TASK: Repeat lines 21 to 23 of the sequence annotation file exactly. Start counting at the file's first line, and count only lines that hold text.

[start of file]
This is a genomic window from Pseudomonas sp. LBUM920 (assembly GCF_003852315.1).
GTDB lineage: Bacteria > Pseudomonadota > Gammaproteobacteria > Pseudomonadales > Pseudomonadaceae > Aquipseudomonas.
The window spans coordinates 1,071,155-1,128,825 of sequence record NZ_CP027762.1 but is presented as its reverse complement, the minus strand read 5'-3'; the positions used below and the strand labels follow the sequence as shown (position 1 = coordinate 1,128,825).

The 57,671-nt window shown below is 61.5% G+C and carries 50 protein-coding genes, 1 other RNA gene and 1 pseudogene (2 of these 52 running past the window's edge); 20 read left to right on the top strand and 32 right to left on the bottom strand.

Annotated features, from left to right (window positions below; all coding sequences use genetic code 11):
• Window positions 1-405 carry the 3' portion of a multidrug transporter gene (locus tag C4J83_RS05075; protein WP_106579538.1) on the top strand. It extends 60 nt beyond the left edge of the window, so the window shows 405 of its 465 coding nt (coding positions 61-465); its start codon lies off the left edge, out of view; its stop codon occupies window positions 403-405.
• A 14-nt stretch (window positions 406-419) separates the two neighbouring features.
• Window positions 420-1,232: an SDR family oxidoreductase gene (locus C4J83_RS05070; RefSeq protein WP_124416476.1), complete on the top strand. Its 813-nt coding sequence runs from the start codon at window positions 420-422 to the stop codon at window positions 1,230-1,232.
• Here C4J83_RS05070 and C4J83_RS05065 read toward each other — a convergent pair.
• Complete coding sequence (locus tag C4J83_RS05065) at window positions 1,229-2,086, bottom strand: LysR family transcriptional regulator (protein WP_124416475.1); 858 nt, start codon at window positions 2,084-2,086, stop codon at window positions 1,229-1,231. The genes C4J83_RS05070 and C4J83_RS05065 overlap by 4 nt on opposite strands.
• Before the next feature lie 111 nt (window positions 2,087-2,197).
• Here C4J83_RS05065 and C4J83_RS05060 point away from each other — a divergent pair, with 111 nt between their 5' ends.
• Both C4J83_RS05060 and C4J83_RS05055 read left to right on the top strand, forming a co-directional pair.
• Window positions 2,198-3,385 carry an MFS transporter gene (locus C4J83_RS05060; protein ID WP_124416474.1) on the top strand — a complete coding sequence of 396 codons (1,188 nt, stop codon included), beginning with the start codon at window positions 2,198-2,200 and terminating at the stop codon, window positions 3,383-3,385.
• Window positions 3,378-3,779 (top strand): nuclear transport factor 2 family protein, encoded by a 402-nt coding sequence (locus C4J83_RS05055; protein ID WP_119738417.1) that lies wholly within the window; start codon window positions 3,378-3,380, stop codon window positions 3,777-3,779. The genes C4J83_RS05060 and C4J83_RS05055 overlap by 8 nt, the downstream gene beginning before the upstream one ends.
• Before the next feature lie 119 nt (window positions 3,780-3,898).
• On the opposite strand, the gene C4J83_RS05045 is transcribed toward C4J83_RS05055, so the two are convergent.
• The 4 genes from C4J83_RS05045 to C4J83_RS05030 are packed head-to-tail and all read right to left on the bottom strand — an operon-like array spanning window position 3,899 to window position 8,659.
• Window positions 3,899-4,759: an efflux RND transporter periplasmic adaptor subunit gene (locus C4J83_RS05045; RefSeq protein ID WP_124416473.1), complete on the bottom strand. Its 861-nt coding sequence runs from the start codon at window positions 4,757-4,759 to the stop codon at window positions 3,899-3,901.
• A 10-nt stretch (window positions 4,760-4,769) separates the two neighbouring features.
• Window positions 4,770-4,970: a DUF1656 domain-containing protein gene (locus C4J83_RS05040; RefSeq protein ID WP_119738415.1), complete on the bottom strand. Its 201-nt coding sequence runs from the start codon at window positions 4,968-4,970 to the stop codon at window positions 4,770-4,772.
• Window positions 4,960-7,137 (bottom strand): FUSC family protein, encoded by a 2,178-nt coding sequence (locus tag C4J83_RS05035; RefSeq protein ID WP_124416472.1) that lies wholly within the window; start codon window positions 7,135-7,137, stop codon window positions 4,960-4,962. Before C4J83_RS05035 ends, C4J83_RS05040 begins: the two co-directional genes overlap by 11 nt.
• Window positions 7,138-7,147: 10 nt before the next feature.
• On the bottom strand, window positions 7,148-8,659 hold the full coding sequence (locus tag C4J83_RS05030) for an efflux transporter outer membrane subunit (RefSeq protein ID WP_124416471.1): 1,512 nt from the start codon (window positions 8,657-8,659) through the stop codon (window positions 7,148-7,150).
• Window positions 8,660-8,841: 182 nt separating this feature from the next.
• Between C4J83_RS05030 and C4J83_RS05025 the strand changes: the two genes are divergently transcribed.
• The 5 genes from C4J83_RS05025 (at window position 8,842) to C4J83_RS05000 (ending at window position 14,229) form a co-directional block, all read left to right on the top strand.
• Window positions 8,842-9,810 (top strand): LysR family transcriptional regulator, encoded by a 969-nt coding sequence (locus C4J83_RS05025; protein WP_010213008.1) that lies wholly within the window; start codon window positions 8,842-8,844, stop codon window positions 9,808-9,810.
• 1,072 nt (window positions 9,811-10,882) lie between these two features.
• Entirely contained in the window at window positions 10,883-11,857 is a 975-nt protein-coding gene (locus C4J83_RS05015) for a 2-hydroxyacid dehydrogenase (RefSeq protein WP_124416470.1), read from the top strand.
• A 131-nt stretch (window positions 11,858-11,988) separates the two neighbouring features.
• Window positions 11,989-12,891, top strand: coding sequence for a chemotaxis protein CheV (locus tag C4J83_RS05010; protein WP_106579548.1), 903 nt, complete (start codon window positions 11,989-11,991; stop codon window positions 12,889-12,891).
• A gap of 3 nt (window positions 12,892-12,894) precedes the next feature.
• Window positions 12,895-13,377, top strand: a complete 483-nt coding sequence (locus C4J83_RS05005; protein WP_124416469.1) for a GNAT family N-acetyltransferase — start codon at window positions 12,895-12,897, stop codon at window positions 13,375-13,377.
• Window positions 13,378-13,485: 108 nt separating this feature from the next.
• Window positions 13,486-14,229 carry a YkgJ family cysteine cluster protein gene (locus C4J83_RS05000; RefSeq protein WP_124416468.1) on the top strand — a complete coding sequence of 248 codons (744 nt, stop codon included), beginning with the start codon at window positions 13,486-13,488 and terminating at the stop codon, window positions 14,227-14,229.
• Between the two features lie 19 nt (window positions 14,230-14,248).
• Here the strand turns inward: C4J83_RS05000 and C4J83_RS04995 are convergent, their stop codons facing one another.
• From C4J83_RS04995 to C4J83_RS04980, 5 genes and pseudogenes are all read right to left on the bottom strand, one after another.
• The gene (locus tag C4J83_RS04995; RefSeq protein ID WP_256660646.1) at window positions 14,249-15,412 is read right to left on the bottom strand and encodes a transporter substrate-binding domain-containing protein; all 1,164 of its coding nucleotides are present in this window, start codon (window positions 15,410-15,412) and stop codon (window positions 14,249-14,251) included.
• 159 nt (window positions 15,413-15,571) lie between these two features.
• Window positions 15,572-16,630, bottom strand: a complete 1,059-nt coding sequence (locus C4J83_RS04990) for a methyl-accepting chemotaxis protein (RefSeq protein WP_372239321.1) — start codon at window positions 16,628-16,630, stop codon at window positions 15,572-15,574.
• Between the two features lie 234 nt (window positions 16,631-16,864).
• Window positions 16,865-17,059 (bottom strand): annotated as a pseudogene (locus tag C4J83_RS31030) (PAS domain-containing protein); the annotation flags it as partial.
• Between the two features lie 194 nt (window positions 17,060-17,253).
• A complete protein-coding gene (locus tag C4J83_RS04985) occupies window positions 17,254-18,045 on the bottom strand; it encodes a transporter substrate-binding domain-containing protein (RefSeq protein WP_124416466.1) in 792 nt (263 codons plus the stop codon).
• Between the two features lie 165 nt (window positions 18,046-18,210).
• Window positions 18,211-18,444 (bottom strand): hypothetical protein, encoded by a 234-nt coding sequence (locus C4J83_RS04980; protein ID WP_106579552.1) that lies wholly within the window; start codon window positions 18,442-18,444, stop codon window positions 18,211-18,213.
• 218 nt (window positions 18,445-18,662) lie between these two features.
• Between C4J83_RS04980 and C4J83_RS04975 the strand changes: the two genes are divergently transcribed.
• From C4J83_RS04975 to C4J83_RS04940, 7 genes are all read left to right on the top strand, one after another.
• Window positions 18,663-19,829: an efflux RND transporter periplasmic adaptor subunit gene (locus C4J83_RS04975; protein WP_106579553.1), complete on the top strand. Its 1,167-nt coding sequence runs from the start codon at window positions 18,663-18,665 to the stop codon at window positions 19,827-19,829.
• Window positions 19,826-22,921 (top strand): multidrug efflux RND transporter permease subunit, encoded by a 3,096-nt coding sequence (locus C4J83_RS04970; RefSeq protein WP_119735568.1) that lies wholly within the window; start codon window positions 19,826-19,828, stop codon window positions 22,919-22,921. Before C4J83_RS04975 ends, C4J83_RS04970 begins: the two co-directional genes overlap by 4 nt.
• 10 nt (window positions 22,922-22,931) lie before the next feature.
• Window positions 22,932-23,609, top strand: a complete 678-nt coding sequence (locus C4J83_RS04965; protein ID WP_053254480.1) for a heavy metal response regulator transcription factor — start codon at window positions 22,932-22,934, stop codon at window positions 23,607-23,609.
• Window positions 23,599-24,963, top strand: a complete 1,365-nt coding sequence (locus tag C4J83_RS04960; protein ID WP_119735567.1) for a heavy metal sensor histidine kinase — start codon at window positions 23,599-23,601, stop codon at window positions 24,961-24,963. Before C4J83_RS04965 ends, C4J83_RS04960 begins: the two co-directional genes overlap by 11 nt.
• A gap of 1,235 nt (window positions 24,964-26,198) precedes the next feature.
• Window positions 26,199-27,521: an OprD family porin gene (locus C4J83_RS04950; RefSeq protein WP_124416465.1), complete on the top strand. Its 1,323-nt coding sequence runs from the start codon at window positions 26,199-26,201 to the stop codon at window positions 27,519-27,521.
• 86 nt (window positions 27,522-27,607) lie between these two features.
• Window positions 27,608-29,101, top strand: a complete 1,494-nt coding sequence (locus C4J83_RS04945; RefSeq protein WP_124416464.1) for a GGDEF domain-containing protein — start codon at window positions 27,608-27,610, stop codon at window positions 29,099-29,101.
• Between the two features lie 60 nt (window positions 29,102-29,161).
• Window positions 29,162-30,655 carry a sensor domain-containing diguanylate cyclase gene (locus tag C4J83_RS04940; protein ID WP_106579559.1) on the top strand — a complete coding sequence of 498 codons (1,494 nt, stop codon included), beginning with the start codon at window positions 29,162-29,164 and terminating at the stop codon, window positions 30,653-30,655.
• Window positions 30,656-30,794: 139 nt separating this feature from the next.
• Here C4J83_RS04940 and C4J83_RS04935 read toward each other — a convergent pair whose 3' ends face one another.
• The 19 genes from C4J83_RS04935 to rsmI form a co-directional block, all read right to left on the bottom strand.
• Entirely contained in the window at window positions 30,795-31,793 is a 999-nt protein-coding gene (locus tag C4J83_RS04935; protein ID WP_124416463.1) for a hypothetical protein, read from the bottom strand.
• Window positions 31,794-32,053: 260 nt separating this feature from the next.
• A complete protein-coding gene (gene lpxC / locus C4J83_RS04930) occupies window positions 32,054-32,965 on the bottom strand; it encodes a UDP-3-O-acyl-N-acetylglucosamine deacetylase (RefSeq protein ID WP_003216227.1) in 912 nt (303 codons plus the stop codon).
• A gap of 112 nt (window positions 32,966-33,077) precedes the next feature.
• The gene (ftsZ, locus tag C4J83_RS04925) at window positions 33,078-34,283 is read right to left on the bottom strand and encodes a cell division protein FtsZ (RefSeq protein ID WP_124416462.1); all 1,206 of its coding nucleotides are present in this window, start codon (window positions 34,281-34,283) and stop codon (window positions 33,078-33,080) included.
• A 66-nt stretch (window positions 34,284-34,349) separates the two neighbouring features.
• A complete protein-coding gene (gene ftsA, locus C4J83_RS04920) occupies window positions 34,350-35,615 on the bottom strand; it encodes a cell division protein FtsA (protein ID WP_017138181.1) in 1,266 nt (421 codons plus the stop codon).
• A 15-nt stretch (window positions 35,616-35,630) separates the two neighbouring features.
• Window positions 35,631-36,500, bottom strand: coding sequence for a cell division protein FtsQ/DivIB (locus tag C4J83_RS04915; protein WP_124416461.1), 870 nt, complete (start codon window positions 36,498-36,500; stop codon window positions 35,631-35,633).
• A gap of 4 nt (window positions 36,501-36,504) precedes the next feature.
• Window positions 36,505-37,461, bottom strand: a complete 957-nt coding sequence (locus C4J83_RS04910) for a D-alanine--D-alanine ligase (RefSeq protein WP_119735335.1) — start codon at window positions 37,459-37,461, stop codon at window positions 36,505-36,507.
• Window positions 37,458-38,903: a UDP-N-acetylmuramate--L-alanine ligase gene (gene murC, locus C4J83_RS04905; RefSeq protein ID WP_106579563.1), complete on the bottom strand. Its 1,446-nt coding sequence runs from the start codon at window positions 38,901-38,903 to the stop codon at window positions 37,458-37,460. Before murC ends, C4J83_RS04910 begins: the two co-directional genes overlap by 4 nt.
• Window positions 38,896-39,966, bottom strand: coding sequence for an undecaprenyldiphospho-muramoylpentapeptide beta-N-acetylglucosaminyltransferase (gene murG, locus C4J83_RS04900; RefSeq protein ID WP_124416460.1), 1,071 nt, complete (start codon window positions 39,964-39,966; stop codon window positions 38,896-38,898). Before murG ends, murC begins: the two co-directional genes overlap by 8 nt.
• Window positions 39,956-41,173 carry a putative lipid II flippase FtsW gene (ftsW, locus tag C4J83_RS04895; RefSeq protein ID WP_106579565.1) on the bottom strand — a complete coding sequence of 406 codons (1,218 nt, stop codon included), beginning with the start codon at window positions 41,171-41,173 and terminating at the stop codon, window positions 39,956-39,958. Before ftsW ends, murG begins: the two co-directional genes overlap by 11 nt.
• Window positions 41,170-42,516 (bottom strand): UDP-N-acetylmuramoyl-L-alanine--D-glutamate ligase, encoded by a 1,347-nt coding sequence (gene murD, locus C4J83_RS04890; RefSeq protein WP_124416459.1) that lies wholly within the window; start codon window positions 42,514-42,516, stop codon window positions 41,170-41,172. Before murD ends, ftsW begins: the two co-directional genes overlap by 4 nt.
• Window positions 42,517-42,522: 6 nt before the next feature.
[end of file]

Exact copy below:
• Window positions 4,770-4,970: a DUF1656 domain-containing protein gene (locus C4J83_RS05040; RefSeq protein ID WP_119738415.1), complete on the bottom strand. Its 201-nt coding sequence runs from the start codon at window positions 4,968-4,970 to the stop codon at window positions 4,770-4,772.
• Window positions 4,960-7,137 (bottom strand): FUSC family protein, encoded by a 2,178-nt coding sequence (locus tag C4J83_RS05035; RefSeq protein ID WP_124416472.1) that lies wholly within the window; start codon window positions 7,135-7,137, stop codon window positions 4,960-4,962. Before C4J83_RS05035 ends, C4J83_RS05040 begins: the two co-directional genes overlap by 11 nt.
• Window positions 7,138-7,147: 10 nt before the next feature.